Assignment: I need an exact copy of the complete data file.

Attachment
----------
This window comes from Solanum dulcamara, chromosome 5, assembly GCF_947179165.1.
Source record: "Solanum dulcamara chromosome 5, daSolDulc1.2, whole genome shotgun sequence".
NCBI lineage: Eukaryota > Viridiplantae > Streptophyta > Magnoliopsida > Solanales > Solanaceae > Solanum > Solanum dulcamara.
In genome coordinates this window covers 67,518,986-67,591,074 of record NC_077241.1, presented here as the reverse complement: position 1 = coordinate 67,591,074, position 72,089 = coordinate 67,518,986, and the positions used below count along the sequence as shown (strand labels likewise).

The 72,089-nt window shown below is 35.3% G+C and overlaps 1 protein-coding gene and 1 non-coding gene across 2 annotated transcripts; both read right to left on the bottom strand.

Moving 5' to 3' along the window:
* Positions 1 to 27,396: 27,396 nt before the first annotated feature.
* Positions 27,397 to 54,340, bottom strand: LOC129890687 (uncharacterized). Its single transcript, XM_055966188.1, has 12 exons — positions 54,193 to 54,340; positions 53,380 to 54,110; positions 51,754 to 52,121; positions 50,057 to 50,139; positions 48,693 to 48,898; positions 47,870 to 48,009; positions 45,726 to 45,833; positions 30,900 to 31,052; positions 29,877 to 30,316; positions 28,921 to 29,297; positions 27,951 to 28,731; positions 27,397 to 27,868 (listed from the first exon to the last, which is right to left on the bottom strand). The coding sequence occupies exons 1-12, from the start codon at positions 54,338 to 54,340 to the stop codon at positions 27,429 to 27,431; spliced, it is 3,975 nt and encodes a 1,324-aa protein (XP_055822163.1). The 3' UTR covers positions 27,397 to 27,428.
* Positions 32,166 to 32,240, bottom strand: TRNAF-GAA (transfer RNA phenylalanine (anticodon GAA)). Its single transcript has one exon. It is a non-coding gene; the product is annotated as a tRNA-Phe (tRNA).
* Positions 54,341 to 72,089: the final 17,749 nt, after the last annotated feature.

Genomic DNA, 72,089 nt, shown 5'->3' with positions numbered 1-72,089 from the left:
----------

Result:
This window comes from Solanum dulcamara, chromosome 5, assembly GCF_947179165.1.
Source record: "Solanum dulcamara chromosome 5, daSolDulc1.2, whole genome shotgun sequence".
NCBI lineage: Eukaryota > Viridiplantae > Streptophyta > Magnoliopsida > Solanales > Solanaceae > Solanum > Solanum dulcamara.
In genome coordinates this window covers 67,518,986-67,591,074 of record NC_077241.1, presented here as the reverse complement: position 1 = coordinate 67,591,074, position 72,089 = coordinate 67,518,986, and the positions used below count along the sequence as shown (strand labels likewise).

The 72,089-nt window shown below is 35.3% G+C and overlaps 1 protein-coding gene and 1 non-coding gene across 2 annotated transcripts; both read right to left on the bottom strand.

Moving 5' to 3' along the window:
* Positions 1 to 27,396: 27,396 nt before the first annotated feature.
* Positions 27,397 to 54,340, bottom strand: LOC129890687 (uncharacterized). Its single transcript, XM_055966188.1, has 12 exons — positions 54,193 to 54,340; positions 53,380 to 54,110; positions 51,754 to 52,121; positions 50,057 to 50,139; positions 48,693 to 48,898; positions 47,870 to 48,009; positions 45,726 to 45,833; positions 30,900 to 31,052; positions 29,877 to 30,316; positions 28,921 to 29,297; positions 27,951 to 28,731; positions 27,397 to 27,868 (listed from the first exon to the last, which is right to left on the bottom strand). The coding sequence occupies exons 1-12, from the start codon at positions 54,338 to 54,340 to the stop codon at positions 27,429 to 27,431; spliced, it is 3,975 nt and encodes a 1,324-aa protein (XP_055822163.1). The 3' UTR covers positions 27,397 to 27,428.
* Positions 32,166 to 32,240, bottom strand: TRNAF-GAA (transfer RNA phenylalanine (anticodon GAA)). Its single transcript has one exon. It is a non-coding gene; the product is annotated as a tRNA-Phe (tRNA).
* Positions 54,341 to 72,089: the final 17,749 nt, after the last annotated feature.

Genomic DNA, 72,089 nt, shown 5'->3' with positions numbered 1-72,089 from the left: